"It makes sense for the United States to loan its surplus of millions of doses to neighbors where it can be put to good use right away," said Joshua Busby, assistant professor of public affairs at the University of Texas-Austin.

The pending deals with Canada and Mexico, Busby told VOA, do not go far enough because "more countries in the Americas and beyond will need vaccines. But I'm confident that the Biden team is aware of this."

Busby, author of the book "Moral Movements and Foreign Policy," said he expects in the coming months the Biden administration will make a major effort to increase global vaccine access "because the longer the epidemic persists globally, the greater the risk of variants that could emerge for which the current vaccines are ineffective."

Asked on Thursday about requests from other countries to make U.S. coronavirus vaccine stock available to them, Psaki replied: "Certainly we'll have those conversations, and we are open to receiving those requests and obviously making considerations."

Posted by orrinj at 6:13 PM


Far ahead of target date, 100 million vaccinated by Friday, Biden predicts (SEBASTIAN SMITH, 3/18/21, afp)

 US President Joe Biden said Thursday that his goal of getting 100 million coronavirus vaccine doses administered in his first 100 days in office will be met by Friday, far in advance of the original target.

"I'm proud to announce that tomorrow, 58 days into my administration, we will have met my goal of administering 100 million shots to our fellow Americans," he said in a White House speech.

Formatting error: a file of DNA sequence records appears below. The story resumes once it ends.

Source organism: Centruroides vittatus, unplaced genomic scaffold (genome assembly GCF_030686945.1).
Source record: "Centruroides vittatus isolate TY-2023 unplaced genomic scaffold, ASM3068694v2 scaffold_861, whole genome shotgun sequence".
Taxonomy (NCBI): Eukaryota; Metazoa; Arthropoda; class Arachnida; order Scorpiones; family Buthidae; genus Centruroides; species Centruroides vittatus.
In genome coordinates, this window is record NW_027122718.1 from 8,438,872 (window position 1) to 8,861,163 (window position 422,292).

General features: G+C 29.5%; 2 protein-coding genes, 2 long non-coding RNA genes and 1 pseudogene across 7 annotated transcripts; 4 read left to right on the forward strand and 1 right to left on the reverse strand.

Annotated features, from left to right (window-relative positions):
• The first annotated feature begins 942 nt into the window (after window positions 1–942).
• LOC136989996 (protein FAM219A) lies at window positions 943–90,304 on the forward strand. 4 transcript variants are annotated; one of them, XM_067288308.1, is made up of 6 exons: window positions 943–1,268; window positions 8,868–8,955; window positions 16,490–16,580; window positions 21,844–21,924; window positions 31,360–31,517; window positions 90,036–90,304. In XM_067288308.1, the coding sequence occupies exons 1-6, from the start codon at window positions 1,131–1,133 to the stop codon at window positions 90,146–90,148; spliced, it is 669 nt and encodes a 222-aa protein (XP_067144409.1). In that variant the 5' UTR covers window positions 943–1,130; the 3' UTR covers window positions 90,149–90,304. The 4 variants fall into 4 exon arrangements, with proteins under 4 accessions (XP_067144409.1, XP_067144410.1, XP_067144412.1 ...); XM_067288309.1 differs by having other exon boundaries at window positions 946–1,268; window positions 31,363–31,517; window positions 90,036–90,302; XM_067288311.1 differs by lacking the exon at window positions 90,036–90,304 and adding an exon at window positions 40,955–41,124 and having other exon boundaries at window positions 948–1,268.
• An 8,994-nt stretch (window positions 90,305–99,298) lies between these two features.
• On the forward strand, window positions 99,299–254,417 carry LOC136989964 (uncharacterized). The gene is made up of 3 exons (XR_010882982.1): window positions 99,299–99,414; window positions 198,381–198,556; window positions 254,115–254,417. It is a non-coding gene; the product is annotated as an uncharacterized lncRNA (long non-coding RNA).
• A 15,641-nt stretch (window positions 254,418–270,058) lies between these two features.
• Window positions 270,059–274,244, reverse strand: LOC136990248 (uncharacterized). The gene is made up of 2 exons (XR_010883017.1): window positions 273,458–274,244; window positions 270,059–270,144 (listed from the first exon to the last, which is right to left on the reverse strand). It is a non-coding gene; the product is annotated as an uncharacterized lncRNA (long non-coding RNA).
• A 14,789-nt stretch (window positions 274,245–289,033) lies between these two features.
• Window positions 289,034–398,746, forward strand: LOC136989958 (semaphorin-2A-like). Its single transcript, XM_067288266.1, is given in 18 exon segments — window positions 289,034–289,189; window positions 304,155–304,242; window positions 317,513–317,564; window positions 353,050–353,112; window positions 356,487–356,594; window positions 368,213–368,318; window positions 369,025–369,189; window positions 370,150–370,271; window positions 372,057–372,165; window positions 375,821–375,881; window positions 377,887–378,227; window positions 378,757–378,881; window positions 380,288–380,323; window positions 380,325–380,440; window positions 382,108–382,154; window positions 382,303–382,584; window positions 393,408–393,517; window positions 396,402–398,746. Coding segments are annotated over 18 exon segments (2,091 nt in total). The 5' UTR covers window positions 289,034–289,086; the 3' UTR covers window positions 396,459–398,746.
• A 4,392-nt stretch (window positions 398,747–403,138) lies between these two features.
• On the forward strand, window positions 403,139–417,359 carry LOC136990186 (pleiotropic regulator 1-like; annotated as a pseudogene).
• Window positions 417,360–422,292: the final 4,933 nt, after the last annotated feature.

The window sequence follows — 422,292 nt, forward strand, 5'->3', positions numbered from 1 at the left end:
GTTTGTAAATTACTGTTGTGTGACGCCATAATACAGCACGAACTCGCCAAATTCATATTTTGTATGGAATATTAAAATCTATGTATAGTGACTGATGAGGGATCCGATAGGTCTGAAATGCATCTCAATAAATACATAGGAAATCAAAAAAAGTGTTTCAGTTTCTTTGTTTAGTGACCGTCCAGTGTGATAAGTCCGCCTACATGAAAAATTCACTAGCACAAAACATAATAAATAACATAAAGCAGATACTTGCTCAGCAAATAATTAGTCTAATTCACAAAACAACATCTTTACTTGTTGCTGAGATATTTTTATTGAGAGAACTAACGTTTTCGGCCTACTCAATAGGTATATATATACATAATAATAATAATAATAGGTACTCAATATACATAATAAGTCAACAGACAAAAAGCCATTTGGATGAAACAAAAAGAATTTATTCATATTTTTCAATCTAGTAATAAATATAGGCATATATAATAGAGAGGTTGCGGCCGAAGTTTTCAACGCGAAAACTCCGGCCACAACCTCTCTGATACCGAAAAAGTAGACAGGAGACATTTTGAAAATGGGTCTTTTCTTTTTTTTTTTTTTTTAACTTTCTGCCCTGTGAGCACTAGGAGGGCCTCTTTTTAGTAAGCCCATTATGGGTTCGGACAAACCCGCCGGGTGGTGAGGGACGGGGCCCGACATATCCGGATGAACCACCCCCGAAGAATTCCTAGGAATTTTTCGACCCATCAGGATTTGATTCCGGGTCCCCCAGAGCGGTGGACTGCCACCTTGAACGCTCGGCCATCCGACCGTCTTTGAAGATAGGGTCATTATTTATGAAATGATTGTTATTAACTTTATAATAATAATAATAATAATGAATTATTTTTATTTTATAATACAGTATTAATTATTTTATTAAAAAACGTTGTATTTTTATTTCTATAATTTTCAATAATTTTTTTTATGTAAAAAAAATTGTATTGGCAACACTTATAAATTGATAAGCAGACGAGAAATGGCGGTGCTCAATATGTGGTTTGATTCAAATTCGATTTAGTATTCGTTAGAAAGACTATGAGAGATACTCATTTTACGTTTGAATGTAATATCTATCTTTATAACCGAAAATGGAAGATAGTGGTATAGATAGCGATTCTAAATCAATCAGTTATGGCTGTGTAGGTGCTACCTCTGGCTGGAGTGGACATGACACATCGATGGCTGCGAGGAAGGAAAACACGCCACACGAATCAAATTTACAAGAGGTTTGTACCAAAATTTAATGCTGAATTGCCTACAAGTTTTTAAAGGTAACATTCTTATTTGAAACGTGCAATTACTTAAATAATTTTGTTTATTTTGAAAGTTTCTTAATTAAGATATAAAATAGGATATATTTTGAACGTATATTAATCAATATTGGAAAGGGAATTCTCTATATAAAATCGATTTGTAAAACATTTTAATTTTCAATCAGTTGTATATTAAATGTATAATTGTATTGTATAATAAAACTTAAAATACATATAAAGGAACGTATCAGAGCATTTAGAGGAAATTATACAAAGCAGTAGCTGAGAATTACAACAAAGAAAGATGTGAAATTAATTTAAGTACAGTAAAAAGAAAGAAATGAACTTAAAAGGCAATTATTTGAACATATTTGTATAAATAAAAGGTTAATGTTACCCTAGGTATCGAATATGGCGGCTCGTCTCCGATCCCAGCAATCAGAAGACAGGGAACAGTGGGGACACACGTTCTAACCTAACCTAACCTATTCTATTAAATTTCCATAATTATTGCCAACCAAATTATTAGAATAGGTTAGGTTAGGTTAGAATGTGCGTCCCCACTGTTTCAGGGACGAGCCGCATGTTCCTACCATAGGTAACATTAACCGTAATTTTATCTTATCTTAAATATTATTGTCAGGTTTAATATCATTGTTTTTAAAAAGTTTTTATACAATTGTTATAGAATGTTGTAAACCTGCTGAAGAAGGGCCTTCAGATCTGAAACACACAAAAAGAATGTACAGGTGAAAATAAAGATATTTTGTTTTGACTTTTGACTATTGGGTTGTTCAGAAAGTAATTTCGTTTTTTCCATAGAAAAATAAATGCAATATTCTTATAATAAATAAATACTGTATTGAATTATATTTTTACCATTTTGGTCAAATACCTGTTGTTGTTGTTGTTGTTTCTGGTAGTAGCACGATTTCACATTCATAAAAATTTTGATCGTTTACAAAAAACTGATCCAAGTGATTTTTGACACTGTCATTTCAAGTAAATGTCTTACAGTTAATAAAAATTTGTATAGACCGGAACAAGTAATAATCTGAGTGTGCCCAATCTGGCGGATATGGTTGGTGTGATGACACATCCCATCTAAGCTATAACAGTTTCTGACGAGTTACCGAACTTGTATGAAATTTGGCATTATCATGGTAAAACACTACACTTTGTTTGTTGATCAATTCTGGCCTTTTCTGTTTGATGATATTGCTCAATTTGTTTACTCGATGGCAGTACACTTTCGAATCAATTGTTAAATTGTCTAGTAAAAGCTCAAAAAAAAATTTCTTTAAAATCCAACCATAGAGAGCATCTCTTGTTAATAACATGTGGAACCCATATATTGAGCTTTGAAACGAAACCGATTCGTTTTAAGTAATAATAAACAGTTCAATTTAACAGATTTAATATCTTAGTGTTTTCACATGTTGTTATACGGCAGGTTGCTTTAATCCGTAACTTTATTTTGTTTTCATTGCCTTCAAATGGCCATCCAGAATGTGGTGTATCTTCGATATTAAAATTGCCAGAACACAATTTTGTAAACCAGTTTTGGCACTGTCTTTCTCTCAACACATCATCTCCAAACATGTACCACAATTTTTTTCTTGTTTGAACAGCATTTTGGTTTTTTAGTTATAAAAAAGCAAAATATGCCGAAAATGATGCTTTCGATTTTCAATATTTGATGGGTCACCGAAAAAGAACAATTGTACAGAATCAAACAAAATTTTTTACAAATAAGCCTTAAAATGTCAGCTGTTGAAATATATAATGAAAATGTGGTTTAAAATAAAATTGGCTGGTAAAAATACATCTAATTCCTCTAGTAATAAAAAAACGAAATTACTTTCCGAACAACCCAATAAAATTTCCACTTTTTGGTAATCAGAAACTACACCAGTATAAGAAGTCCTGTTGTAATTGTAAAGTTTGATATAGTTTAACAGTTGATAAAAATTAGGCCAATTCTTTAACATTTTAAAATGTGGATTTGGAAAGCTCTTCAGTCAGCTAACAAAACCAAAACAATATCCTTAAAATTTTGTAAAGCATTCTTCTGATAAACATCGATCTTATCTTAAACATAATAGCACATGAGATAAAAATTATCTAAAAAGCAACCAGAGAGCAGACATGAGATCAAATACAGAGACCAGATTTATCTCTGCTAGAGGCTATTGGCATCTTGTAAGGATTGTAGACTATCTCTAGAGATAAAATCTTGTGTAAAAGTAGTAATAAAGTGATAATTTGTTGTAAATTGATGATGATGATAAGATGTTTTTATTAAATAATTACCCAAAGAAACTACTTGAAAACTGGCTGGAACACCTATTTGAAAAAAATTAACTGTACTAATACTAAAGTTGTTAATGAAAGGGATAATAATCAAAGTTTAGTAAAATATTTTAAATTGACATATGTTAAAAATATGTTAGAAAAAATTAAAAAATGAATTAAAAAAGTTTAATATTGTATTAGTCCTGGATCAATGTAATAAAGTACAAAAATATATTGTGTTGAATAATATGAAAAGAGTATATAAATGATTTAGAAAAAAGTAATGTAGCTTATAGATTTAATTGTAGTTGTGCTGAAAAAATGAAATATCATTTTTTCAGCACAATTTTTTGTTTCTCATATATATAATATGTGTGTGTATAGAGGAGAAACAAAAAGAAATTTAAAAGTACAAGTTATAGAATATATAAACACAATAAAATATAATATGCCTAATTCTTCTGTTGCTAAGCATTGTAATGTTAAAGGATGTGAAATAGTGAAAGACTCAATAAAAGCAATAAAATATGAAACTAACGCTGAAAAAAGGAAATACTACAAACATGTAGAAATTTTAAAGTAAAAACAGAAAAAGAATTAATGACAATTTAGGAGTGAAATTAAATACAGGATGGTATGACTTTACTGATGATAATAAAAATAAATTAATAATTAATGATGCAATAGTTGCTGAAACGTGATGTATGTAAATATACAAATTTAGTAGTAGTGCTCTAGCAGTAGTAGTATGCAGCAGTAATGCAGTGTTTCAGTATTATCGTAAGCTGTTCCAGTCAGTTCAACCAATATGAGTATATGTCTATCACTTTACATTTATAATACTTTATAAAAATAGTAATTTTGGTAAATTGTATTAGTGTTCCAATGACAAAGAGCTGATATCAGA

Posted by orrinj at 4:41 PM


Florida Republican taken into custody on felony election fraud charges: report (Bob Brigham, March 18, 2021, Raw Story)

"Frank Artiles, the Republican political operative suspected of secretly arranging a sham candidate to run in a key 2020 state senate race, surrendered to a Miami-Dade County jail on Thursday to face felony campaign finance charges," the Miami Herald reported Thursday. "Artiles, himself a former state senator, was seen arriving at the Turner Guilford Knight Correctional Center, along with his lawyer."

"Artiles is facing several charges, including felony charges for making illegal contributions and false swearing in connection to the election, according to a copy of the arrest warrant," the newspaper reported. "Prosecutors say Artiles offered Alexis (Alex) Pedro Rodriguez $50,000 to run in the race to 'siphon votes from the incumbent,' Democrat Jose Javier Rodriguez. Half was to be paid during the election and the rest after the election, Alex Rodriguez told prosecutors."

Posted by orrinj at 6:52 AM


Veselnitskya's Trump Tower Coverup Linked to Secret Russian Chemical Weapons Program (Nico Hines, Mar. 18, 2021, Daily Beast)

Aeroflex, which is no longer trading, was busted by the State Department for hundreds of International Traffic in Arms Regulations (ITAR) violations "largely consisting of unauthorized exports." There is no indication that the company broke the law by delivering the rad-chips to Riol-Chemie--the transactions occurred years before the U.S. government announced that the German company was a secret part of Putin's illicit arms smuggling operation.

The repeated links between companies accused of laundering the $230 million and Riol-Chemie may point to a wider, calculated scheme with far-reaching political implications. Money stolen from the Russian people--while the authorities turned a blind eye--was apparently channelled into a black market weapons program. Whoever directed the dispersal of the stolen funds also played a top secret role in Russian national security.